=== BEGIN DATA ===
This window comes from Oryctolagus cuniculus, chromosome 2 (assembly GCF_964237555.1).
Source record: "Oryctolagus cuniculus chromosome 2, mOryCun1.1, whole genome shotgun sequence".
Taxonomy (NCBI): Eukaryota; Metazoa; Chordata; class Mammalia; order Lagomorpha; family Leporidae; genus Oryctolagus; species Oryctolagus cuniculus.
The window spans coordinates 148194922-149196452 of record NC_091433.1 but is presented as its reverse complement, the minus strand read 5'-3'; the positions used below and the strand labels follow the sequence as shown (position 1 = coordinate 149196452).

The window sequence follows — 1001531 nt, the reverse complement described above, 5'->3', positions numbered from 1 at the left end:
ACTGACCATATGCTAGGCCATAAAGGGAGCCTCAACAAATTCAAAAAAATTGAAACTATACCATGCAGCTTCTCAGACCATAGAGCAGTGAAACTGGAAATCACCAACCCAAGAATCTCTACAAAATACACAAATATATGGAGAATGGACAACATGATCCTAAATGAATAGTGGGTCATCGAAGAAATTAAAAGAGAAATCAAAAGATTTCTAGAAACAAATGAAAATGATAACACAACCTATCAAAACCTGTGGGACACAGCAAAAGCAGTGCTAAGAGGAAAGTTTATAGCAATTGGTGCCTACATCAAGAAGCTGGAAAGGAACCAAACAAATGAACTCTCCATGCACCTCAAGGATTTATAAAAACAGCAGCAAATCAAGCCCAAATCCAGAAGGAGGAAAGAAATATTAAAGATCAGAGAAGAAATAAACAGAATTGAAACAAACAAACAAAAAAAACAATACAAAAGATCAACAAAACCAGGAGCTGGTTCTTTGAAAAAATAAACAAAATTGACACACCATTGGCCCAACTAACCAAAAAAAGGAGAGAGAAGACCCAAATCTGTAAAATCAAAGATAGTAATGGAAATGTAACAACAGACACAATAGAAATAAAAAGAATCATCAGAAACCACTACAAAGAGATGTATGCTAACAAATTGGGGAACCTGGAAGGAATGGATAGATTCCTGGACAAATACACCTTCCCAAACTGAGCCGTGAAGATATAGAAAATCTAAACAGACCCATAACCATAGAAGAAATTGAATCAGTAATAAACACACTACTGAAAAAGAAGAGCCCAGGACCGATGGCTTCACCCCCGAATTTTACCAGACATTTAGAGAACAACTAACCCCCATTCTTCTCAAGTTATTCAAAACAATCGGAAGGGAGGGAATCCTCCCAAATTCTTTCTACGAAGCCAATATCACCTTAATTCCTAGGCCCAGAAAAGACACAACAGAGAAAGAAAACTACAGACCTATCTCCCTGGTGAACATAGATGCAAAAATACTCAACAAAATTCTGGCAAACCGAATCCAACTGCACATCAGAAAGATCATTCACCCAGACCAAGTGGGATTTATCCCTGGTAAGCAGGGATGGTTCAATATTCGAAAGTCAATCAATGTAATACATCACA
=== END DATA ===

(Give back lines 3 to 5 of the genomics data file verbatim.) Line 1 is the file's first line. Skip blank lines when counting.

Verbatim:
Taxonomy (NCBI): Eukaryota; Metazoa; Chordata; class Mammalia; order Lagomorpha; family Leporidae; genus Oryctolagus; species Oryctolagus cuniculus.
The window spans coordinates 148194922-149196452 of record NC_091433.1 but is presented as its reverse complement, the minus strand read 5'-3'; the positions used below and the strand labels follow the sequence as shown (position 1 = coordinate 149196452).

The window sequence follows — 1001531 nt, the reverse complement described above, 5'->3', positions numbered from 1 at the left end: